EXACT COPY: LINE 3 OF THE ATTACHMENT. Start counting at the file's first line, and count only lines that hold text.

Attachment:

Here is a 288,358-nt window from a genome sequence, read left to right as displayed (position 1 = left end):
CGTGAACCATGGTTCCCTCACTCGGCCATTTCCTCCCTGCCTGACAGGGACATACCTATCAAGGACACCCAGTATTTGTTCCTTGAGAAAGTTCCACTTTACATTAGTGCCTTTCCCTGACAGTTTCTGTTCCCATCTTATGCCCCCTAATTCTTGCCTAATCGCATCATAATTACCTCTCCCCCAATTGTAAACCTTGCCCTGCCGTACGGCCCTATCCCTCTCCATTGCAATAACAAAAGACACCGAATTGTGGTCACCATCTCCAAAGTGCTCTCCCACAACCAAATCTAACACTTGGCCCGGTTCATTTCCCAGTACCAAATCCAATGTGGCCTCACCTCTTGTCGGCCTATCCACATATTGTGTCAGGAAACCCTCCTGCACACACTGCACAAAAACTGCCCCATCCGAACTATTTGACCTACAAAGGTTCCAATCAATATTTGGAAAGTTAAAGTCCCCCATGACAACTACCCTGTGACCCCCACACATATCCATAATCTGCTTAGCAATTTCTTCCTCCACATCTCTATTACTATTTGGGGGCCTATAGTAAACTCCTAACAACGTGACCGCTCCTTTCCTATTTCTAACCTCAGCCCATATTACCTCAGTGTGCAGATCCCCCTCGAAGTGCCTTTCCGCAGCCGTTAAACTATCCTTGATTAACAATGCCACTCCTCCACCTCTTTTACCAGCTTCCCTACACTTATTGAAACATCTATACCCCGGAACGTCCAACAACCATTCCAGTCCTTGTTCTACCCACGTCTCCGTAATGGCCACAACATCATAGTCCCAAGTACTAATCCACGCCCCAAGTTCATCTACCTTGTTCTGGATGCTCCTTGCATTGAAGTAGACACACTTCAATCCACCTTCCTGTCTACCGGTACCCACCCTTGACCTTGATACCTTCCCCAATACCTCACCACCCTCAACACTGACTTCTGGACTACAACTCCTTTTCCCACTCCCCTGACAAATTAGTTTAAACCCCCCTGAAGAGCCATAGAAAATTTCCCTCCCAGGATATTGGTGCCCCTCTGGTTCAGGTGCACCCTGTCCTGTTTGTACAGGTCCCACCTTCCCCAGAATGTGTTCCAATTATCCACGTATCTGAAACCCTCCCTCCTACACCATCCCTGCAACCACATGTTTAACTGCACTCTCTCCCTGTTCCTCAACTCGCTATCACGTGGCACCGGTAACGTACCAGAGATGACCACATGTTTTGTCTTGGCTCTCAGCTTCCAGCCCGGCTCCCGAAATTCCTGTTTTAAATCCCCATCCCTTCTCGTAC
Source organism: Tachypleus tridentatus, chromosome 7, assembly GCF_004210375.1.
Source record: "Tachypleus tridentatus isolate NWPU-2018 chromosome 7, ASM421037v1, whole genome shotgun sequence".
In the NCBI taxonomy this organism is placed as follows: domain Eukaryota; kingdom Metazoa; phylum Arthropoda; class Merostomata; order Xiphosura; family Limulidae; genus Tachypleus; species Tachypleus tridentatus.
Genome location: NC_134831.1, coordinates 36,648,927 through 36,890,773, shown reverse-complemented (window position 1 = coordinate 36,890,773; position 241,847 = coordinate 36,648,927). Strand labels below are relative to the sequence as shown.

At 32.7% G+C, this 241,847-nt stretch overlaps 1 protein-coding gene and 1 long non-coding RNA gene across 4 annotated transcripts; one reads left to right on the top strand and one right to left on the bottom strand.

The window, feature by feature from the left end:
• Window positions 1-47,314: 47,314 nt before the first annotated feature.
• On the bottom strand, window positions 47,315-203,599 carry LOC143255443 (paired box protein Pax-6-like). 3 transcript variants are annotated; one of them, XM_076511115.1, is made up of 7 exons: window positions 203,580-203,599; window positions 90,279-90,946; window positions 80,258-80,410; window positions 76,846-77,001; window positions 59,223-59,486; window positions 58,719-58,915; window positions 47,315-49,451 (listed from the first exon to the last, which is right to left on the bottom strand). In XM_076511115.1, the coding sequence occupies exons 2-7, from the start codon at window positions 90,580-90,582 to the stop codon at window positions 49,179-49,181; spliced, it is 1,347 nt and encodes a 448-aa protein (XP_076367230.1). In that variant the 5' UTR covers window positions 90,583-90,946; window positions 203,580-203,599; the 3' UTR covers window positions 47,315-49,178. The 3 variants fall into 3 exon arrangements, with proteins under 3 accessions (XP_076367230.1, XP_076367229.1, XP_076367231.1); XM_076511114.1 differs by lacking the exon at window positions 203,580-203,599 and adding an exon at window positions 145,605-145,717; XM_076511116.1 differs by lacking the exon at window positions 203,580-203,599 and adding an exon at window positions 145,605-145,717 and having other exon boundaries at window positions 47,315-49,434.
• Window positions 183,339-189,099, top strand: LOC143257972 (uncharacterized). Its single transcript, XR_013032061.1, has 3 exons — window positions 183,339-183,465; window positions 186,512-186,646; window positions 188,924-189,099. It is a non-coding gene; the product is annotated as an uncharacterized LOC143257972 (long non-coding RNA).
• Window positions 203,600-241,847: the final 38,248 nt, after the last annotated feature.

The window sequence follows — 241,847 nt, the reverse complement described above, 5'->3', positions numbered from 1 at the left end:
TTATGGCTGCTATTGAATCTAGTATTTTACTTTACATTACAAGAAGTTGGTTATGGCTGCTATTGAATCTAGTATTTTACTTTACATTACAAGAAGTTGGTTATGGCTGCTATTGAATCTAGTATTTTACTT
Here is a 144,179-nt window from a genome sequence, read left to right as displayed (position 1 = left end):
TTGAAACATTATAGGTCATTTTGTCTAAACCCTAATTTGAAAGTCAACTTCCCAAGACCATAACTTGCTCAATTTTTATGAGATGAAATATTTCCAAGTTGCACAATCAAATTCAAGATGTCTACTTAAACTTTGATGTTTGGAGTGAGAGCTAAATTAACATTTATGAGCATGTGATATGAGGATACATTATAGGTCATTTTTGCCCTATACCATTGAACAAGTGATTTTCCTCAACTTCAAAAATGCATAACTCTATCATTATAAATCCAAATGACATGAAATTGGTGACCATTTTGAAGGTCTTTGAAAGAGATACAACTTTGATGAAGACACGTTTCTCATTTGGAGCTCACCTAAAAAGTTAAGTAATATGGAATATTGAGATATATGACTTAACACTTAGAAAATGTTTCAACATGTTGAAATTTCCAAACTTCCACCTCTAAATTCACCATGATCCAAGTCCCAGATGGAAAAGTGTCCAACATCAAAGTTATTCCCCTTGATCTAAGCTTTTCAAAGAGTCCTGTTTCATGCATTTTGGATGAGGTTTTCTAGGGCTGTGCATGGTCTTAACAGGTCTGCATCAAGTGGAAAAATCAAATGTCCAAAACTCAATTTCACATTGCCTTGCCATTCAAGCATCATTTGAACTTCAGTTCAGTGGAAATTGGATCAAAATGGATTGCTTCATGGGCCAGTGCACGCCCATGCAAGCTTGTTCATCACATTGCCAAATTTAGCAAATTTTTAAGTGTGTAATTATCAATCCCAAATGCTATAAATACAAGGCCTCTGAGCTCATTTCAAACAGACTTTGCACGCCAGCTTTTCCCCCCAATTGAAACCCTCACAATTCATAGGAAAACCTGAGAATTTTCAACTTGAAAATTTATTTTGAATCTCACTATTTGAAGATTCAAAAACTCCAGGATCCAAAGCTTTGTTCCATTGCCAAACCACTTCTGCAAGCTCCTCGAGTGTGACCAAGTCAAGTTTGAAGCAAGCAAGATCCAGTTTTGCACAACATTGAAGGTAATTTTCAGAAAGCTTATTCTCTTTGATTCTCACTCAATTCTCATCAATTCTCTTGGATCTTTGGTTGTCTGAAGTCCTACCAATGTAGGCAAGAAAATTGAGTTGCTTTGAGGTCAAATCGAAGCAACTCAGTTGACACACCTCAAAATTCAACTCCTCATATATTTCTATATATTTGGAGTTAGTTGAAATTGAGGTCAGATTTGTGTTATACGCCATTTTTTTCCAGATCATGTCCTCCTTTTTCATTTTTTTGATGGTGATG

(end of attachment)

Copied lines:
Source organism: Tachypleus tridentatus, chromosome 7, assembly GCF_004210375.1.